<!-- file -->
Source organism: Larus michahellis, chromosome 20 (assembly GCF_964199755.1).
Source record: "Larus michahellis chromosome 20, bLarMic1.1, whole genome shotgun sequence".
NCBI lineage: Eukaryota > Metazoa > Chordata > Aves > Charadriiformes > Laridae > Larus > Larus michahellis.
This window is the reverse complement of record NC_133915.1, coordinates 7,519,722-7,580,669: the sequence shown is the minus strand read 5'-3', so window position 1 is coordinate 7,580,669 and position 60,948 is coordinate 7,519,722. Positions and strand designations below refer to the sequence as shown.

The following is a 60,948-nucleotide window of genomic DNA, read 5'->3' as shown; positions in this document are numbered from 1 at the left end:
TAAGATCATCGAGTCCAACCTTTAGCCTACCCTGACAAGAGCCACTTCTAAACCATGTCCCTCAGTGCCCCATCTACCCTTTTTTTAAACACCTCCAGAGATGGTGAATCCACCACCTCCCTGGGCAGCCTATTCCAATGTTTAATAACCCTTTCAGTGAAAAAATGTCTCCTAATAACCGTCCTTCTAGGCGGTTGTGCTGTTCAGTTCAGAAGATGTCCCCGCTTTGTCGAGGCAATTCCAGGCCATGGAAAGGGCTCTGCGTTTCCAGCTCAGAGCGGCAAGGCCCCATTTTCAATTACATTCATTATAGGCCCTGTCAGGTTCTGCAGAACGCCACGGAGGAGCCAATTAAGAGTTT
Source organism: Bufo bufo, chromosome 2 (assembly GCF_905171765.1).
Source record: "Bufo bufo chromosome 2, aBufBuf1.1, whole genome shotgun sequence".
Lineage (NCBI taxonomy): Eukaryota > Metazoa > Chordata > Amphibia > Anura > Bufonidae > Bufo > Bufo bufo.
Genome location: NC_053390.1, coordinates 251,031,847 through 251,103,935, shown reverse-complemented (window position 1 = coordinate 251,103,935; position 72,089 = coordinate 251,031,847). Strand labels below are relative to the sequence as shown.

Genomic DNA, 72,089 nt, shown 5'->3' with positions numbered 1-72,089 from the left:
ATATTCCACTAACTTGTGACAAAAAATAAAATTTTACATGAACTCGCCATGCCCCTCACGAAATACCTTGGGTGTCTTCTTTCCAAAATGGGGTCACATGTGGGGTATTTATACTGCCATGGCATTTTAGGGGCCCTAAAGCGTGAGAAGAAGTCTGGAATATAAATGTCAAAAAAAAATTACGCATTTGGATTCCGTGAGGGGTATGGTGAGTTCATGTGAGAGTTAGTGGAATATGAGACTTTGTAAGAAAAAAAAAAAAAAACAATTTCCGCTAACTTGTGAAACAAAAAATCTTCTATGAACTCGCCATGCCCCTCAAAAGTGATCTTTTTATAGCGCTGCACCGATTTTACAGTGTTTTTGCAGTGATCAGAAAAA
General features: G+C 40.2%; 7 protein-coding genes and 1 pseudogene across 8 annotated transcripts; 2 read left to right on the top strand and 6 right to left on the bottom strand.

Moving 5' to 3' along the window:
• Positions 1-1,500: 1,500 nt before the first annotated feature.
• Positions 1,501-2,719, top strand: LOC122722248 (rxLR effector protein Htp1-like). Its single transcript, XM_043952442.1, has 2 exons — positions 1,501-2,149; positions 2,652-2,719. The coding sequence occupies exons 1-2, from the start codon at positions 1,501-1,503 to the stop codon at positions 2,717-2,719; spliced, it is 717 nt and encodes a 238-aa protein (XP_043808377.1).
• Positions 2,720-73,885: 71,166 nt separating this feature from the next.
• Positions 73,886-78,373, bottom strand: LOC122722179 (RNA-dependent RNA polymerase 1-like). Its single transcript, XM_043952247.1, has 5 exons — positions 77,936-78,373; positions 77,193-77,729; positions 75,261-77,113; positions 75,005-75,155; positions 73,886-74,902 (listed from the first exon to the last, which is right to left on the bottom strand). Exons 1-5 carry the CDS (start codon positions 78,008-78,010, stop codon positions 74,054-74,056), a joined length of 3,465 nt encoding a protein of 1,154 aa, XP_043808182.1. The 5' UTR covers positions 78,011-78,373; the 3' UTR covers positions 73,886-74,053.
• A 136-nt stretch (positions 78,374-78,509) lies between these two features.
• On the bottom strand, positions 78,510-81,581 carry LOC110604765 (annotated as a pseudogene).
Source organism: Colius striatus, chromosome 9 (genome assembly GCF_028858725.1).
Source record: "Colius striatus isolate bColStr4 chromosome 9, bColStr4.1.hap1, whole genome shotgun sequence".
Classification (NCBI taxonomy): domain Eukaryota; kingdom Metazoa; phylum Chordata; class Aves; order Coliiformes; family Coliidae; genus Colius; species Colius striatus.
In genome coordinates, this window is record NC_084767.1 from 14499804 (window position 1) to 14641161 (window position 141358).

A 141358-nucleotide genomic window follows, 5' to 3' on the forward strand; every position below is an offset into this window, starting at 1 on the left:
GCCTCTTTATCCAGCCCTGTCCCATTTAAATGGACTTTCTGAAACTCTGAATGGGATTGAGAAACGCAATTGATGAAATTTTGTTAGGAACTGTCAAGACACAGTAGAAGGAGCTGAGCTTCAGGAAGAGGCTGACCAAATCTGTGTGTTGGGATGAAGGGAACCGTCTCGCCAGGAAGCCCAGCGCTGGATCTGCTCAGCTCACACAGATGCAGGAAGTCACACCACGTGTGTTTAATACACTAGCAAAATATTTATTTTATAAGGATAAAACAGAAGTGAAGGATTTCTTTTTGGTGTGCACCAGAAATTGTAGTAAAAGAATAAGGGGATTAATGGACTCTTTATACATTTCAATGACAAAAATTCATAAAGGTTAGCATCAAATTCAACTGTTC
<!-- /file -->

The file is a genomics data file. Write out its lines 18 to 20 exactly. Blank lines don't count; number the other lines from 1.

• Positions 73,886-78,373, bottom strand: LOC122722179 (RNA-dependent RNA polymerase 1-like). Its single transcript, XM_043952247.1, has 5 exons — positions 77,936-78,373; positions 77,193-77,729; positions 75,261-77,113; positions 75,005-75,155; positions 73,886-74,902 (listed from the first exon to the last, which is right to left on the bottom strand). Exons 1-5 carry the CDS (start codon positions 78,008-78,010, stop codon positions 74,054-74,056), a joined length of 3,465 nt encoding a protein of 1,154 aa, XP_043808182.1. The 5' UTR covers positions 78,011-78,373; the 3' UTR covers positions 73,886-74,053.
• A 136-nt stretch (positions 78,374-78,509) lies between these two features.
• On the bottom strand, positions 78,510-81,581 carry LOC110604765 (annotated as a pseudogene).